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I am trying to learn Geometric invariant theory like it was introduced by Mumford. But I do not have a strong motivation and so I want to know the reason of studying Geometric invariant theory. I just know Geometric invariant theory plays an important role in the construction of moduli spaces.

What's a reason for studying Geometric invariant theory? And, what are related (big or small) problems with Geometric invariant theory in algebraic geometry?

Any answer will be very helpful for me.

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  • $\begingroup$ Would "it is interesting and rich" count as a "reason for studying GIT"? (I think that if this question stays open then it would be helpful to have a better idea of the kind of answer you want.) $\endgroup$ – Yemon Choi May 3 '15 at 16:10
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    $\begingroup$ One reason for studying GIT would be the construction of quotients (and hence of various types of moduli spaces). Mumford showed that if $X \subseteq \Bbb{P}(V)$ is a projective variety with $V$ a linear representation of a linearly reductive group $G$, such that $G$ acts on $X$ via restriction, then a good quotient of the semistable locus $X^{ss}$ exists. This idea was used by Mumford, Gieseker, etc to prove that a coarse moduli space $M_g$ exists. Nowadays, there are more fancy methods to prove this coarse moduli space exists, such as the Keel-Mori Theorem. $\endgroup$ – Ben Lim May 3 '15 at 16:59
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I guess that the first motivation for geometric invariant theory was elementary geometry. From the point of view of the Erlangen program, a geometry is the study of the properties of a space that are invariant under a given group of transformations. Pretty close from the goal of geometric invariant theory, isn't it?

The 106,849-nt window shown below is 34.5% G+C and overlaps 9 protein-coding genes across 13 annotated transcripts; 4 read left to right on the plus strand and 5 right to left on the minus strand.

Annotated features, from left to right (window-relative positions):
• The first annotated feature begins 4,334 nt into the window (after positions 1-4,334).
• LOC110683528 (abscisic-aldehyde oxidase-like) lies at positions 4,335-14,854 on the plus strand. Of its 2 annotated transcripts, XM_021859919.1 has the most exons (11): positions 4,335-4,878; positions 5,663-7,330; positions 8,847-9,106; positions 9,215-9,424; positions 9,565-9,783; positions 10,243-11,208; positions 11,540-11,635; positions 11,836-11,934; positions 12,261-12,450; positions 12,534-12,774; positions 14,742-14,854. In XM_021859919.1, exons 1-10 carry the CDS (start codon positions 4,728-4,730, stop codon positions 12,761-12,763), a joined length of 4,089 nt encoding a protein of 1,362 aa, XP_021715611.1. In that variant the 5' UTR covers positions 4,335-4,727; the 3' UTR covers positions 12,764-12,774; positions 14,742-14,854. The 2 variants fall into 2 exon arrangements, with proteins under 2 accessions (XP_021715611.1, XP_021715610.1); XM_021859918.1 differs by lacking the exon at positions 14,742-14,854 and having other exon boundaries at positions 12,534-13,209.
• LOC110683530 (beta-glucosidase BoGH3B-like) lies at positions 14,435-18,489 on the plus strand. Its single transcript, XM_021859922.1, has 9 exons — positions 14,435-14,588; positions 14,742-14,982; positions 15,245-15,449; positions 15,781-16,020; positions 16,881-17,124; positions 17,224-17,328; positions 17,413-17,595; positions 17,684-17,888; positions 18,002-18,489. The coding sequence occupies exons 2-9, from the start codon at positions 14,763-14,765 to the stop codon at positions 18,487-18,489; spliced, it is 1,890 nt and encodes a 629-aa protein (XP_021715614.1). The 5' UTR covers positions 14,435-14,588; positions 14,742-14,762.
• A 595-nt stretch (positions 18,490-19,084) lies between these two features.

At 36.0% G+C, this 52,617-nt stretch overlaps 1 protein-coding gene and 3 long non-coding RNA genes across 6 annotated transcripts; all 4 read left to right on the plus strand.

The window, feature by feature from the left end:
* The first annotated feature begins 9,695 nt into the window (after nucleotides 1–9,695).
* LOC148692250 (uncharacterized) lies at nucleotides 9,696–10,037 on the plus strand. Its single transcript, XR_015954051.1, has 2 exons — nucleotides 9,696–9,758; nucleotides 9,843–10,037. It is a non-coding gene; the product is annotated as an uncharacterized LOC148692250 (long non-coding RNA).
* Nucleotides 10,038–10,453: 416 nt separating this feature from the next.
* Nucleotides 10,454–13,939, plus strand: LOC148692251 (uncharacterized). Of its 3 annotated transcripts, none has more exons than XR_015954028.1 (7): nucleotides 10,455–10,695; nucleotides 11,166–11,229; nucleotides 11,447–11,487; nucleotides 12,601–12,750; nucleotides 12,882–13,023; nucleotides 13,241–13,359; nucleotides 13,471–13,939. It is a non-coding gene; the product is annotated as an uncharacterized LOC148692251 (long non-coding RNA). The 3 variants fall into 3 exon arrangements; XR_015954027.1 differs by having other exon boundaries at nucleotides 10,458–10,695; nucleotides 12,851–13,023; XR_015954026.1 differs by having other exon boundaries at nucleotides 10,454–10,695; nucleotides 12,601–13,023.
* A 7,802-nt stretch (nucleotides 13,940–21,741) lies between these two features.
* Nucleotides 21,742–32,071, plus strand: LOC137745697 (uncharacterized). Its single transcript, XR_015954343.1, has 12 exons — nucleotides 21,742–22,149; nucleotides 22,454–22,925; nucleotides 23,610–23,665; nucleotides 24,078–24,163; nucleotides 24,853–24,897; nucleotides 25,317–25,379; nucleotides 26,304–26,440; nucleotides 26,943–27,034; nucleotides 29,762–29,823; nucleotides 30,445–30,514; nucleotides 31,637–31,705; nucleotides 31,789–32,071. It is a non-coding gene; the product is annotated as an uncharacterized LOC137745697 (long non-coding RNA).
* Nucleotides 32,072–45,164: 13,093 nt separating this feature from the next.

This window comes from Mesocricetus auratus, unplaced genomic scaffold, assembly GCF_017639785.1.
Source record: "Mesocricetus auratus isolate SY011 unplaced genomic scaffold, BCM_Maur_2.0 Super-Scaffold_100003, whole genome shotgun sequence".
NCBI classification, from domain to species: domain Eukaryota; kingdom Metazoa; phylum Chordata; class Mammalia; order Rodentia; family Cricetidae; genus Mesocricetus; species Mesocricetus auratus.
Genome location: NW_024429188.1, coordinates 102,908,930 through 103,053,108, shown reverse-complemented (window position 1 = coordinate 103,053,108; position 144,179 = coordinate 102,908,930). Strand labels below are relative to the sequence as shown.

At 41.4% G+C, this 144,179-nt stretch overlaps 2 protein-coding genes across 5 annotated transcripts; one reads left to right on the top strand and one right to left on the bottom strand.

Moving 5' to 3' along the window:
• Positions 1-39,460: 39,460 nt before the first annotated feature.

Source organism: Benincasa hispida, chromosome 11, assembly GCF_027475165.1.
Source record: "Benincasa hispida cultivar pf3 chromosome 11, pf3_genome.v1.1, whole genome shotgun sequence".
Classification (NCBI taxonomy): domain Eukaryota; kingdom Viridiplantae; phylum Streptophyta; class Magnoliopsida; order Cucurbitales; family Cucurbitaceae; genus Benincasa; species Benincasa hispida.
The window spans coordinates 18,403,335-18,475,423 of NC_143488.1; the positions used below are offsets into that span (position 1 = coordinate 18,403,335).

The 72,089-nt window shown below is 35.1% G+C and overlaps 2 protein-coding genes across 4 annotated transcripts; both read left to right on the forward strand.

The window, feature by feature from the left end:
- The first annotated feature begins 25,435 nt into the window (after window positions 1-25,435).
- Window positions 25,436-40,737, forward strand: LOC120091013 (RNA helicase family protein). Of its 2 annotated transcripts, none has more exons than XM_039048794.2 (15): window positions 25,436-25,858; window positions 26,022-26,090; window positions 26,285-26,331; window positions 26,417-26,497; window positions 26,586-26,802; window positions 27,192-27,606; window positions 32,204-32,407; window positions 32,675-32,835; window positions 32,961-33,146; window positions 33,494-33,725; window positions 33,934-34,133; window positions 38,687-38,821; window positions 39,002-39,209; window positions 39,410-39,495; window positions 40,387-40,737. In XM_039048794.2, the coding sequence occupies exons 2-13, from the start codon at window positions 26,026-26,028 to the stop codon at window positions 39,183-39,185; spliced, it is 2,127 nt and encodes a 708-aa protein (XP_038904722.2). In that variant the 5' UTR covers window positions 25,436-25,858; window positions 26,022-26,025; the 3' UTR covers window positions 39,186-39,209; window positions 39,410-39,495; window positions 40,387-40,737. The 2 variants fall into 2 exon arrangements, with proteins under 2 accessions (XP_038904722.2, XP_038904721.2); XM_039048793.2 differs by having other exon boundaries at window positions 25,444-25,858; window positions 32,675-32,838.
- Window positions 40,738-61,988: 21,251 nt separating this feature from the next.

So for example, the only invariant of four points on the projective plane (under the projective group) is the cross-ratio (to be precise, any such rational invariant is an algebraic expression of the cross-ratio) . There are several invariants of two vectors in the euclidean plane: the inner product of the vectors, the (square of the norm of the) exterior product of these vectors and the ones obtained from the (square of the) norms of the two vectors, and of course any algebraic expression obtained from these invariants. There are none others and they give rise to the usual invariants of euclidean geometry, namely, length and angles.

Geometric invariant theory also classifies the relations between the invariants (and relations between the relations etc). For example, the ideal of relations between the invariants of two vectors in euclidean geometry is generated by the relation $$ \parallel u \parallel^2 \parallel v \parallel^2 - \parallel u \times v\parallel^2 - \parallel u | v \ \parallel^2 $$ It can be shown that any theorem of projective plane geometry (either true or false) is equivalent to a relation between the invariants of the geometry. Here, the term "Theorem" should be understood in a geometric sense, as a (finite) succession of projective transformations that build points and lines from a given (finite) set of initial conditions.

For example the projective Pappus theorem is equivalent to the following (true) relation $$ [ (b \wedge c') \wedge (b'\wedge c), (c \wedge a')\wedge (c' \wedge a), (a \wedge b')\wedge (a'\wedge b)] = [b',c',a][c',a',b][a',b',c][a,b,c] - [b,c,a'][c,a,b'][a,b,c'][a',b',c'] $$ where $a,b,c,a',b',c'$ are ( projective coordinates of the) points in the plane, $a\wedge b$ is (the coordinates in the dual of) the line determined by the points $a,b$, the wedge of two lines is the intersection point of the lines, and the bracket is the determinant of the three vectors representing the points in the projective plane. This may appear as a pretty complex relation between the coordinates of the points when expanded in polynomial form, but geometric invariant theory provides a neat classification of these relations.

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